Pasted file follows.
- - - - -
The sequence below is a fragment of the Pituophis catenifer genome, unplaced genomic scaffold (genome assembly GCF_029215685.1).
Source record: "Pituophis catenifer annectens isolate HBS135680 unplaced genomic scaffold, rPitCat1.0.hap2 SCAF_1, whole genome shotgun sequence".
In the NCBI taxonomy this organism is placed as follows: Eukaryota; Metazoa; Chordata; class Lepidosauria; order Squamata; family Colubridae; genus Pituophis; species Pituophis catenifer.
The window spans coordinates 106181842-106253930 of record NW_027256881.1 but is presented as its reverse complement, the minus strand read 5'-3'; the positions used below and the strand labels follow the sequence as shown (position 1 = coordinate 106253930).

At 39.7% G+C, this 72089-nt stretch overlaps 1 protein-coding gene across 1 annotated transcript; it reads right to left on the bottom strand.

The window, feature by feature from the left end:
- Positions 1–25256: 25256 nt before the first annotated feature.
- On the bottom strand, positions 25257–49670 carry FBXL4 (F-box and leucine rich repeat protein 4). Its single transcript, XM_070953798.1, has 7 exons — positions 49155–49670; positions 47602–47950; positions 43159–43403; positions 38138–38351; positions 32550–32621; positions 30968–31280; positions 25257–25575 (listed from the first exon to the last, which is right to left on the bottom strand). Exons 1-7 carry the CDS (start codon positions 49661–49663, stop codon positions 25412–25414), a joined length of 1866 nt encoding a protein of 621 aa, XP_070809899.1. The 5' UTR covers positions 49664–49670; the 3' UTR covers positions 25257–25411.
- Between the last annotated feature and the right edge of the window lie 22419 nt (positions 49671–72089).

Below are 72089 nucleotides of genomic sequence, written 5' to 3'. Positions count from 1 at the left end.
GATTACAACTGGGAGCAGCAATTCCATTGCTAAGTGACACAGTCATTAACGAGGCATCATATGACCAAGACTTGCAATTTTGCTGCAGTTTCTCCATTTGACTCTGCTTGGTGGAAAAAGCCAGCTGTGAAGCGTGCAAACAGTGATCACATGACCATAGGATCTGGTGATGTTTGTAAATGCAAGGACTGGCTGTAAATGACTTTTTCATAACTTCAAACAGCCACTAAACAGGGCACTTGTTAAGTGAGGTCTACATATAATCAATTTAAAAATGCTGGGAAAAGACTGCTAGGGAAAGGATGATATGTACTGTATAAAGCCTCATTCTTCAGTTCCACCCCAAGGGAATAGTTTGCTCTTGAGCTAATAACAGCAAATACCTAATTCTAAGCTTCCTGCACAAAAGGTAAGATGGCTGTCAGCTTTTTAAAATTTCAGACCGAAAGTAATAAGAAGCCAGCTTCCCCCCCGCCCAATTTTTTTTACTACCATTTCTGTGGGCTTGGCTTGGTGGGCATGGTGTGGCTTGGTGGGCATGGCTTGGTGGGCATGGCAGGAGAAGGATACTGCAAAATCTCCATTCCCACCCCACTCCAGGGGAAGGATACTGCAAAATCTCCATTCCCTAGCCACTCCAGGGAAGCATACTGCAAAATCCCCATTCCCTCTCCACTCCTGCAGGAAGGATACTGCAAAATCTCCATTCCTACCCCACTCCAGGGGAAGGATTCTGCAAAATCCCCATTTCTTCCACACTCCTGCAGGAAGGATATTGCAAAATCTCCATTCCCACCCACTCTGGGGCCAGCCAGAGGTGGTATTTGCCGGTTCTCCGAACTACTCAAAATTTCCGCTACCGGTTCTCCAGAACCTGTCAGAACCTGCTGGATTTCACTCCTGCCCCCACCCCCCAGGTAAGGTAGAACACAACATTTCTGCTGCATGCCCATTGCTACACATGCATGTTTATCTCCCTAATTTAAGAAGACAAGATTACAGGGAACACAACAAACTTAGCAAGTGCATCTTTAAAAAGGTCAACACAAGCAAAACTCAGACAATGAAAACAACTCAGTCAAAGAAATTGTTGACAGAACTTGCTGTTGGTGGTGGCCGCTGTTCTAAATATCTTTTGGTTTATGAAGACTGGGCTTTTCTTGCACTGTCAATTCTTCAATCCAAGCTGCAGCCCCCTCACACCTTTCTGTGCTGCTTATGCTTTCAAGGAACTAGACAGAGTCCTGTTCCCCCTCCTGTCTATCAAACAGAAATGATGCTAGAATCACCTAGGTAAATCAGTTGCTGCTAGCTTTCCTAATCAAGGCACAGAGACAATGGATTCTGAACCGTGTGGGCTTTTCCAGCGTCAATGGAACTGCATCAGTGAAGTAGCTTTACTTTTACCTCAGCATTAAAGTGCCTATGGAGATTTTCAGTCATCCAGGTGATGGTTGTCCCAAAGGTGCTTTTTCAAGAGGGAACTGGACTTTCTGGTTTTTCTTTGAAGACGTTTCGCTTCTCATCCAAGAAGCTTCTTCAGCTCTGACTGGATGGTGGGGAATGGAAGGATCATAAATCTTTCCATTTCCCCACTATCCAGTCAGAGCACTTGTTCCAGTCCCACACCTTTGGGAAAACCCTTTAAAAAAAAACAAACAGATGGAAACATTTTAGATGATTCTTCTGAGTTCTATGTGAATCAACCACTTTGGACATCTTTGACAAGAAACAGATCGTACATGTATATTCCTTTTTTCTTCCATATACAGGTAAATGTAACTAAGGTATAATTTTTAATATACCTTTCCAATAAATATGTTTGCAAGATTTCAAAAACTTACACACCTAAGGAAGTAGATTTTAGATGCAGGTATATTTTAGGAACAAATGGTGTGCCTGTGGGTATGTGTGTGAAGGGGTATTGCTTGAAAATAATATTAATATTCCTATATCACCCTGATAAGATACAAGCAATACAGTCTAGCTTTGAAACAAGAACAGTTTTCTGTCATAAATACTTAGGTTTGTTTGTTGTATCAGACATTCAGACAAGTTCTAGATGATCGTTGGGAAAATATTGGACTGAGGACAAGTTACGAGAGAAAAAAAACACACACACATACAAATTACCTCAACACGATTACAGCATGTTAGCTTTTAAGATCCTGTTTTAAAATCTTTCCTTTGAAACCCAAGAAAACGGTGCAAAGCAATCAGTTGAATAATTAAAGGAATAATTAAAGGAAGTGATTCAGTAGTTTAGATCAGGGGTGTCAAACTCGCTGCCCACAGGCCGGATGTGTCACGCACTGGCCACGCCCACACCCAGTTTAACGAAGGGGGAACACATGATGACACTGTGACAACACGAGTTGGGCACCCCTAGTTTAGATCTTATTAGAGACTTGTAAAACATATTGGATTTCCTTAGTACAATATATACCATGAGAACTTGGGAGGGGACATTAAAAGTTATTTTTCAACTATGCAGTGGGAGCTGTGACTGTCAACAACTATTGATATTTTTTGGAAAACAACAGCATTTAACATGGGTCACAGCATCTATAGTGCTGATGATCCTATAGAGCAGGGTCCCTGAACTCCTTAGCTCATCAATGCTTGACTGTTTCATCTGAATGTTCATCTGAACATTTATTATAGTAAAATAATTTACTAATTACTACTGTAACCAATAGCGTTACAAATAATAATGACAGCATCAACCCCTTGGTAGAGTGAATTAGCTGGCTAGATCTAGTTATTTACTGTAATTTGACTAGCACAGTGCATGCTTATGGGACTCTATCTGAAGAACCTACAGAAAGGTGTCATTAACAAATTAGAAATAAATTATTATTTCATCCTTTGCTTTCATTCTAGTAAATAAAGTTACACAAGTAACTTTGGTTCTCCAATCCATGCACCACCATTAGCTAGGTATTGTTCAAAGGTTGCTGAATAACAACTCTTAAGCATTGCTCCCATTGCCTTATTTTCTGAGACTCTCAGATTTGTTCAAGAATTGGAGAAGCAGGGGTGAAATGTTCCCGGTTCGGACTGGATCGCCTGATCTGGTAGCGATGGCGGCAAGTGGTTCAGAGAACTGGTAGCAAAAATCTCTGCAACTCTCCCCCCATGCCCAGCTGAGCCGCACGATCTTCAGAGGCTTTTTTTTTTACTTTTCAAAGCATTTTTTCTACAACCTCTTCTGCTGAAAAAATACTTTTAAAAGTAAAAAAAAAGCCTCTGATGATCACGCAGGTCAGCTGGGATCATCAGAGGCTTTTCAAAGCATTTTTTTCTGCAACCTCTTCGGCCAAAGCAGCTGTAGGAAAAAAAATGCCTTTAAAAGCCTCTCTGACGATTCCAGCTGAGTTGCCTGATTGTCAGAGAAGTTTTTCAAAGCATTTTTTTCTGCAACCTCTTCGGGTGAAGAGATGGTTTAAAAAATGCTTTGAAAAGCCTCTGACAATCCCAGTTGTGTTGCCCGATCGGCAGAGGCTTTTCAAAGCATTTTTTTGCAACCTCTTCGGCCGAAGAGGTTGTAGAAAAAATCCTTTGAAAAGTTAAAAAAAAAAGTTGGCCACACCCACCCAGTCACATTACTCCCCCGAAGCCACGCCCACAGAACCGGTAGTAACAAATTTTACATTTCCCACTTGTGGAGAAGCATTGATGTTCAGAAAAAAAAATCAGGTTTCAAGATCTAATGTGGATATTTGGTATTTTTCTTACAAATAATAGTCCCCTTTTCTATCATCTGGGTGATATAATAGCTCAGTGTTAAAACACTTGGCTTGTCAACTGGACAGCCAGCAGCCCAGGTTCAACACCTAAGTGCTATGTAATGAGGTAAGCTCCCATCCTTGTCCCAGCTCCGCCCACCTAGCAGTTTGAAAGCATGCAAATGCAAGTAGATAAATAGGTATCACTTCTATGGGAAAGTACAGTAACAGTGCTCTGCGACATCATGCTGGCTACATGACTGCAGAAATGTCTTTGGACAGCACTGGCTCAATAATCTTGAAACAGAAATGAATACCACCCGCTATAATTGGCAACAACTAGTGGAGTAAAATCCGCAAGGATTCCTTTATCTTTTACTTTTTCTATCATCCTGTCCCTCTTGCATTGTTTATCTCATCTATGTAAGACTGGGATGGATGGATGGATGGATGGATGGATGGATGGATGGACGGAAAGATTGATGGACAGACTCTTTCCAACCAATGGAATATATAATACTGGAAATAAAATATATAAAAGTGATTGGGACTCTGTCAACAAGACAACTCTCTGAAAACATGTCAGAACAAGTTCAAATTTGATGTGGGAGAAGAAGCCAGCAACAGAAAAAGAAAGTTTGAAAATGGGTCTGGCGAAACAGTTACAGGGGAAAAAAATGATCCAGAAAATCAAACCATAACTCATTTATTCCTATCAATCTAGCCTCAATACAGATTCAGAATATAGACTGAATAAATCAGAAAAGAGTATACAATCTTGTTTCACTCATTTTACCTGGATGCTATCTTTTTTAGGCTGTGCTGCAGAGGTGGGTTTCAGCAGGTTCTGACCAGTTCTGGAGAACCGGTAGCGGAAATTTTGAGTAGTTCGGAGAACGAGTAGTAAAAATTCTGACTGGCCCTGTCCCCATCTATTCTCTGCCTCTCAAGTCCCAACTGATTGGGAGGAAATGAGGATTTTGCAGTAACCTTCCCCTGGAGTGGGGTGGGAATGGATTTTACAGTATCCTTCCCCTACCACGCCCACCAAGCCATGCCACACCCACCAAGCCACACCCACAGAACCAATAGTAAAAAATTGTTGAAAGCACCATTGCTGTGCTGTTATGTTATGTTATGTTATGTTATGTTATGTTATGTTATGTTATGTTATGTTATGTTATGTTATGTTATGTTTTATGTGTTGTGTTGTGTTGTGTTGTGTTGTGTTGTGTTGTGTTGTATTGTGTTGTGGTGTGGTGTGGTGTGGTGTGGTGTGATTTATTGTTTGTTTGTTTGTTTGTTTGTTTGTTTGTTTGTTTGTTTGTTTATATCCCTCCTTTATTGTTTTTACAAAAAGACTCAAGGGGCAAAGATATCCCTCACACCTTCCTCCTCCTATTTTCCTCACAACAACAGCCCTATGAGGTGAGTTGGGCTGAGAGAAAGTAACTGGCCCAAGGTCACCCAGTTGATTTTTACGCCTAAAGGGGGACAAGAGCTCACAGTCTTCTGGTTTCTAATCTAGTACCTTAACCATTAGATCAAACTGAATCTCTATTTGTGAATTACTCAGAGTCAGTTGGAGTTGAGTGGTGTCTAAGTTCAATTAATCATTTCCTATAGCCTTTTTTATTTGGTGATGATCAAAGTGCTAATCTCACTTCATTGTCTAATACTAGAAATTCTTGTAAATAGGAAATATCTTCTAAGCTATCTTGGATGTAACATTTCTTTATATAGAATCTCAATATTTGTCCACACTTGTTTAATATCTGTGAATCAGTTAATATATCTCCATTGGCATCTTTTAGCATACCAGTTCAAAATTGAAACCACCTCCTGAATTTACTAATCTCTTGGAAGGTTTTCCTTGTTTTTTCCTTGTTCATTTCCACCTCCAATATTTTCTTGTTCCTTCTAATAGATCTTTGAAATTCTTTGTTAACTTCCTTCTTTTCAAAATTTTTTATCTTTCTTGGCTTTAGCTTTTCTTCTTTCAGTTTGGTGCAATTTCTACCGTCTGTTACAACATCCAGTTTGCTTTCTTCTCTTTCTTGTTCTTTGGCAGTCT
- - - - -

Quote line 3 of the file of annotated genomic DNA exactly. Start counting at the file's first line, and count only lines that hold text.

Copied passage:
In the NCBI taxonomy this organism is placed as follows: Eukaryota; Metazoa; Chordata; class Lepidosauria; order Squamata; family Colubridae; genus Pituophis; species Pituophis catenifer.